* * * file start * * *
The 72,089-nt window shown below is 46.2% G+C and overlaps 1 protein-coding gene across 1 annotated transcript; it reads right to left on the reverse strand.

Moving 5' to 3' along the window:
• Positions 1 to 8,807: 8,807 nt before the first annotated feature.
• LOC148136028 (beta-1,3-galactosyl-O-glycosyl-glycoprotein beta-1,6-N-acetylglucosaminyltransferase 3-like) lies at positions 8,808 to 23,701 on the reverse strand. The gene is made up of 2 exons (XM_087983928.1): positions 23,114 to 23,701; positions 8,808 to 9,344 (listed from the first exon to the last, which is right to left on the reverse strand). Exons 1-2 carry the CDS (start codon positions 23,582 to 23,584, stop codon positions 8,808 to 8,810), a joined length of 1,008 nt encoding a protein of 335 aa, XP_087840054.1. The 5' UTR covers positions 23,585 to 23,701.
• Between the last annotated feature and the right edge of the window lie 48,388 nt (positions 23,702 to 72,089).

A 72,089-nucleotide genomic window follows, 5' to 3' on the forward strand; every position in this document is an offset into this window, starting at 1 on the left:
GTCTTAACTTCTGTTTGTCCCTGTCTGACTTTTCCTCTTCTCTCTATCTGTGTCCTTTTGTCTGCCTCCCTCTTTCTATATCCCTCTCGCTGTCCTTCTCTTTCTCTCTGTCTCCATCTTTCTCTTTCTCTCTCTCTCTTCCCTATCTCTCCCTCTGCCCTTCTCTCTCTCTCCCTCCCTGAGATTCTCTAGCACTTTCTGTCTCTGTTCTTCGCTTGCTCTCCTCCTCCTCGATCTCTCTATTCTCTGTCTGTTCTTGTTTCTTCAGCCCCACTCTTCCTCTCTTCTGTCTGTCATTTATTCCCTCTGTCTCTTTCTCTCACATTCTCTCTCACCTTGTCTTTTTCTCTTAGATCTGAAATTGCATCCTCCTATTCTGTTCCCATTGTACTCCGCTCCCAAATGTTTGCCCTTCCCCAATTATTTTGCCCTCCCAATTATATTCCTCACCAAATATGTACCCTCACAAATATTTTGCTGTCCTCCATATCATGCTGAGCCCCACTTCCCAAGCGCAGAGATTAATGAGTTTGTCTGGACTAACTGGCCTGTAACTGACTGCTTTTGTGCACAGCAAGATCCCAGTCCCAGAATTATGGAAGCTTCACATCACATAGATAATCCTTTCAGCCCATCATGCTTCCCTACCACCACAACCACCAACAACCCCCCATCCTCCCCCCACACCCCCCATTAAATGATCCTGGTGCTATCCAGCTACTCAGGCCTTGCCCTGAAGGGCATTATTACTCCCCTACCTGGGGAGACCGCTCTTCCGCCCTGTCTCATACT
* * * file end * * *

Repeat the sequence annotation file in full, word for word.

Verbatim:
The 72,089-nt window shown below is 46.2% G+C and overlaps 1 protein-coding gene across 1 annotated transcript; it reads right to left on the reverse strand.

Moving 5' to 3' along the window:
• Positions 1 to 8,807: 8,807 nt before the first annotated feature.
• LOC148136028 (beta-1,3-galactosyl-O-glycosyl-glycoprotein beta-1,6-N-acetylglucosaminyltransferase 3-like) lies at positions 8,808 to 23,701 on the reverse strand. The gene is made up of 2 exons (XM_087983928.1): positions 23,114 to 23,701; positions 8,808 to 9,344 (listed from the first exon to the last, which is right to left on the reverse strand). Exons 1-2 carry the CDS (start codon positions 23,582 to 23,584, stop codon positions 8,808 to 8,810), a joined length of 1,008 nt encoding a protein of 335 aa, XP_087840054.1. The 5' UTR covers positions 23,585 to 23,701.
• Between the last annotated feature and the right edge of the window lie 48,388 nt (positions 23,702 to 72,089).

A 72,089-nucleotide genomic window follows, 5' to 3' on the forward strand; every position in this document is an offset into this window, starting at 1 on the left:
GTCTTAACTTCTGTTTGTCCCTGTCTGACTTTTCCTCTTCTCTCTATCTGTGTCCTTTTGTCTGCCTCCCTCTTTCTATATCCCTCTCGCTGTCCTTCTCTTTCTCTCTGTCTCCATCTTTCTCTTTCTCTCTCTCTCTTCCCTATCTCTCCCTCTGCCCTTCTCTCTCTCTCCCTCCCTGAGATTCTCTAGCACTTTCTGTCTCTGTTCTTCGCTTGCTCTCCTCCTCCTCGATCTCTCTATTCTCTGTCTGTTCTTGTTTCTTCAGCCCCACTCTTCCTCTCTTCTGTCTGTCATTTATTCCCTCTGTCTCTTTCTCTCACATTCTCTCTCACCTTGTCTTTTTCTCTTAGATCTGAAATTGCATCCTCCTATTCTGTTCCCATTGTACTCCGCTCCCAAATGTTTGCCCTTCCCCAATTATTTTGCCCTCCCAATTATATTCCTCACCAAATATGTACCCTCACAAATATTTTGCTGTCCTCCATATCATGCTGAGCCCCACTTCCCAAGCGCAGAGATTAATGAGTTTGTCTGGACTAACTGGCCTGTAACTGACTGCTTTTGTGCACAGCAAGATCCCAGTCCCAGAATTATGGAAGCTTCACATCACATAGATAATCCTTTCAGCCCATCATGCTTCCCTACCACCACAACCACCAACAACCCCCCATCCTCCCCCCACACCCCCCATTAAATGATCCTGGTGCTATCCAGCTACTCAGGCCTTGCCCTGAAGGGCATTATTACTCCCCTACCTGGGGAGACCGCTCTTCCGCCCTGTCTCATACT